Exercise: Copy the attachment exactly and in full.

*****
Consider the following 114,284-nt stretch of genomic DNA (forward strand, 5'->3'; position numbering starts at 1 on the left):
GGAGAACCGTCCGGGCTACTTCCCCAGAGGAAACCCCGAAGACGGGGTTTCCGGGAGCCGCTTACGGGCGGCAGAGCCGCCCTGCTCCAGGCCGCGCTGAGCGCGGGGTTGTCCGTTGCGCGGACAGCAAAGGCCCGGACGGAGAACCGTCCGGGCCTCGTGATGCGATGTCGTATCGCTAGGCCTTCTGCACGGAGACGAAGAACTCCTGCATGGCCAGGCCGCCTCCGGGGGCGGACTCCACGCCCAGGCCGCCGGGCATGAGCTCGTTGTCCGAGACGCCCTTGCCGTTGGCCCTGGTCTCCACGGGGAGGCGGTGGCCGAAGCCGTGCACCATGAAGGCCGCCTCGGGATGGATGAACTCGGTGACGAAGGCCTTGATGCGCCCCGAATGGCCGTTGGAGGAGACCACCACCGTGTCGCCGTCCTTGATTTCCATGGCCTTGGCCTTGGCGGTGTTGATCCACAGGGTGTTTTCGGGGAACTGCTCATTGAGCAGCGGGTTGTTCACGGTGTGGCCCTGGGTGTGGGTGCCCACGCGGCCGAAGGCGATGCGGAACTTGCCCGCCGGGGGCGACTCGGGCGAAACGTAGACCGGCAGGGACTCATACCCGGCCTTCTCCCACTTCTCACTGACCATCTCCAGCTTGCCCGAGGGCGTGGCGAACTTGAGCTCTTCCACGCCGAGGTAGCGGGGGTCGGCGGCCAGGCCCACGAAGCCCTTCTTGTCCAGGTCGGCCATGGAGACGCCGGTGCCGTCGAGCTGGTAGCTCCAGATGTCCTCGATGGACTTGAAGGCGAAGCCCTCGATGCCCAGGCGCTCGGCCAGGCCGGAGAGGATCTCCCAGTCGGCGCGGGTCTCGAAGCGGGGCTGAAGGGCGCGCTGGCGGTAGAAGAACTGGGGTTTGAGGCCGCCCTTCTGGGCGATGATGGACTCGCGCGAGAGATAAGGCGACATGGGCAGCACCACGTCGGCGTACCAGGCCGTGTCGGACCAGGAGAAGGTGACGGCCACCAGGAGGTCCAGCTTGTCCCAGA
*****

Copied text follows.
Consider the following 114,284-nt stretch of genomic DNA (forward strand, 5'->3'; position numbering starts at 1 on the left):
GGAGAACCGTCCGGGCTACTTCCCCAGAGGAAACCCCGAAGACGGGGTTTCCGGGAGCCGCTTACGGGCGGCAGAGCCGCCCTGCTCCAGGCCGCGCTGAGCGCGGGGTTGTCCGTTGCGCGGACAGCAAAGGCCCGGACGGAGAACCGTCCGGGCCTCGTGATGCGATGTCGTATCGCTAGGCCTTCTGCACGGAGACGAAGAACTCCTGCATGGCCAGGCCGCCTCCGGGGGCGGACTCCACGCCCAGGCCGCCGGGCATGAGCTCGTTGTCCGAGACGCCCTTGCCGTTGGCCCTGGTCTCCACGGGGAGGCGGTGGCCGAAGCCGTGCACCATGAAGGCCGCCTCGGGATGGATGAACTCGGTGACGAAGGCCTTGATGCGCCCCGAATGGCCGTTGGAGGAGACCACCACCGTGTCGCCGTCCTTGATTTCCATGGCCTTGGCCTTGGCGGTGTTGATCCACAGGGTGTTTTCGGGGAACTGCTCATTGAGCAGCGGGTTGTTCACGGTGTGGCCCTGGGTGTGGGTGCCCACGCGGCCGAAGGCGATGCGGAACTTGCCCGCCGGGGGCGACTCGGGCGAAACGTAGACCGGCAGGGACTCATACCCGGCCTTCTCCCACTTCTCACTGACCATCTCCAGCTTGCCCGAGGGCGTGGCGAACTTGAGCTCTTCCACGCCGAGGTAGCGGGGGTCGGCGGCCAGGCCCACGAAGCCCTTCTTGTCCAGGTCGGCCATGGAGACGCCGGTGCCGTCGAGCTGGTAGCTCCAGATGTCCTCGATGGACTTGAAGGCGAAGCCCTCGATGCCCAGGCGCTCGGCCAGGCCGGAGAGGATCTCCCAGTCGGCGCGGGTCTCGAAGCGGGGCTGAAGGGCGCGCTGGCGGTAGAAGAACTGGGGTTTGAGGCCGCCCTTCTGGGCGATGATGGACTCGCGCGAGAGATAAGGCGACATGGGCAGCACCACGTCGGCGTACCAGGCCGTGTCGGACCAGGAGAAGGTGACGGCCACCAGGAGGTCCAGCTTGTCCCAGA